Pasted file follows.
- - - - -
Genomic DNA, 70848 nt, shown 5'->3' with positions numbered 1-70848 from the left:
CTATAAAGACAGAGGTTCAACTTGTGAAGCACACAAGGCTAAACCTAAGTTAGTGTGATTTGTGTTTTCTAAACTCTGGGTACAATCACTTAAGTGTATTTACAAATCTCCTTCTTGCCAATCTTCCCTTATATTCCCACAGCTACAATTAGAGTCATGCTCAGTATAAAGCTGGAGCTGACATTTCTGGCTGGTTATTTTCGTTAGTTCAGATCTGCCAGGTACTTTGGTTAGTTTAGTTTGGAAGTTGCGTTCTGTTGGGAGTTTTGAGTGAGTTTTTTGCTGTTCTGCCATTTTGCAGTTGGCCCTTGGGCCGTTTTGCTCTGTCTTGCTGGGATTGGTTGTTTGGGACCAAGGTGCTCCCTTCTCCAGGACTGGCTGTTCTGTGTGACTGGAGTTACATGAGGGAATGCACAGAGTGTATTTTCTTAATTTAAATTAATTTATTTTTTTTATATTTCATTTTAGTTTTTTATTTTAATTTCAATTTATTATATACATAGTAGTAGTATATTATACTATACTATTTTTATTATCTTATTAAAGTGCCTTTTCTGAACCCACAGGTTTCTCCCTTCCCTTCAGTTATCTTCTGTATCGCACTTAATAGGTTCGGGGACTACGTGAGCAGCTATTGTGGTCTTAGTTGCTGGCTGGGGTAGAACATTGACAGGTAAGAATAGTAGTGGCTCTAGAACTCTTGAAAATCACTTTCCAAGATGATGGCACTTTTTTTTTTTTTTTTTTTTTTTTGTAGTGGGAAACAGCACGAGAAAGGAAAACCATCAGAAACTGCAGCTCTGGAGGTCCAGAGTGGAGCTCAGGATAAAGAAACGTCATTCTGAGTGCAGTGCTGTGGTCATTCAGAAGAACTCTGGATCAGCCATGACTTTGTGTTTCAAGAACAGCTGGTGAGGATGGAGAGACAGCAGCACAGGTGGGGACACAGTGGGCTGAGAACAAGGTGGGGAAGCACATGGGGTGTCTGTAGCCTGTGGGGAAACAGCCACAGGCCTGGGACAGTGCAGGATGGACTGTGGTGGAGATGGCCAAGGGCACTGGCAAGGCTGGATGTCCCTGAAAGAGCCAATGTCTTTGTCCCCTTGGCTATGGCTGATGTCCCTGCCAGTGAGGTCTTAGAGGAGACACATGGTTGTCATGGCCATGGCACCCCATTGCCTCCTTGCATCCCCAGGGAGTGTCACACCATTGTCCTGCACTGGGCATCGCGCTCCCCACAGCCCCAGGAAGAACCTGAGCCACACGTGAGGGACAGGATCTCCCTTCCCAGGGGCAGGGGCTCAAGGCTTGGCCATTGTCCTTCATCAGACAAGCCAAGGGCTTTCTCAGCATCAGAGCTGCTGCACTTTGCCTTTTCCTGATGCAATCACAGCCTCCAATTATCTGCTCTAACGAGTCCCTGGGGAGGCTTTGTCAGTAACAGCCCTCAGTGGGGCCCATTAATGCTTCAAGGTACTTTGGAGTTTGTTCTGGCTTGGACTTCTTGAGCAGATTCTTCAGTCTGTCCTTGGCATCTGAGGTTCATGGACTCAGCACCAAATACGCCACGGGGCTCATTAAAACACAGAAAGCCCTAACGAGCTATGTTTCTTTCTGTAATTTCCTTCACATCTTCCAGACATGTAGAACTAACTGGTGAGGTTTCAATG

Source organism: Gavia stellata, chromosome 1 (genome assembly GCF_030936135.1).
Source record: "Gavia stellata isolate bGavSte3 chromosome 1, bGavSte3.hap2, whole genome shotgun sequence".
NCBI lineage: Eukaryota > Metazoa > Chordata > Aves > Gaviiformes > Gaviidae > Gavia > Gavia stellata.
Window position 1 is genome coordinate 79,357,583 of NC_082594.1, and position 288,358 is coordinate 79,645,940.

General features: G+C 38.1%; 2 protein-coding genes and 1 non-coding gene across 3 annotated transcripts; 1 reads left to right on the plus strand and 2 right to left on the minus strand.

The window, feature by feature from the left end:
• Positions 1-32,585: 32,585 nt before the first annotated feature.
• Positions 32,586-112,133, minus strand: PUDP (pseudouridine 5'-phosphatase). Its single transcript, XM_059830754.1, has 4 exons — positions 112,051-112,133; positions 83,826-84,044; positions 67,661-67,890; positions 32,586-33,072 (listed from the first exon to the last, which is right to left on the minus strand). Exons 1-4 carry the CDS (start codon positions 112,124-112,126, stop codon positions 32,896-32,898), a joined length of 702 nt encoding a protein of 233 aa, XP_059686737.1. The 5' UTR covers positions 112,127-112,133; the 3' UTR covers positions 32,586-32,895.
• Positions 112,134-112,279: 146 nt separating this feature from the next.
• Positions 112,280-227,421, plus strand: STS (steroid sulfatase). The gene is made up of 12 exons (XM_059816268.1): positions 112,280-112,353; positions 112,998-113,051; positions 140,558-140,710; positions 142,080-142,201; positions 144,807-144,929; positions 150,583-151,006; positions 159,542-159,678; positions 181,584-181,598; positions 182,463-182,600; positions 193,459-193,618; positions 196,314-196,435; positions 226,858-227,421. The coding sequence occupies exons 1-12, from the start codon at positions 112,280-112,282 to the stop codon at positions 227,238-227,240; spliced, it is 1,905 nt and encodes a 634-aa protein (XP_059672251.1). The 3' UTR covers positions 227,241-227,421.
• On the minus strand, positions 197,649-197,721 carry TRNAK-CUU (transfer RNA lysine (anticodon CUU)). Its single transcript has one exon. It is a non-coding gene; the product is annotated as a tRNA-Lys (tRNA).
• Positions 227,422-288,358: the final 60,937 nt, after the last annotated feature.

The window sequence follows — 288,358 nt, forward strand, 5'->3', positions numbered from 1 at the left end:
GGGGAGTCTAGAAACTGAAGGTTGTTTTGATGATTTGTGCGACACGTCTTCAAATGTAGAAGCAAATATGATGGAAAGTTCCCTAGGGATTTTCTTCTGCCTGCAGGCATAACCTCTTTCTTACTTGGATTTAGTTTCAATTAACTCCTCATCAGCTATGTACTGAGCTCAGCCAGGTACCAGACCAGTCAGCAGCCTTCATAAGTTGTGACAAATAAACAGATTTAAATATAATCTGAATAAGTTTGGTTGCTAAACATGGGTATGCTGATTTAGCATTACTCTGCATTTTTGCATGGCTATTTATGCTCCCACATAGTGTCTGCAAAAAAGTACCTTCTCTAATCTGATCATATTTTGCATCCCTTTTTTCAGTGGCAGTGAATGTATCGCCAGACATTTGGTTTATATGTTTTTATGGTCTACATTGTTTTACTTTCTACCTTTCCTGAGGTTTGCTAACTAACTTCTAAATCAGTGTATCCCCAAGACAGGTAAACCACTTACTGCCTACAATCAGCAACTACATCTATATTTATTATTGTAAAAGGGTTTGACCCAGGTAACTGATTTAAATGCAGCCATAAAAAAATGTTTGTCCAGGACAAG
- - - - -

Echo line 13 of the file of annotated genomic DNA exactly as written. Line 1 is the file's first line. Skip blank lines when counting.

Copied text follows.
• On the minus strand, positions 197,649-197,721 carry TRNAK-CUU (transfer RNA lysine (anticodon CUU)). Its single transcript has one exon. It is a non-coding gene; the product is annotated as a tRNA-Lys (tRNA).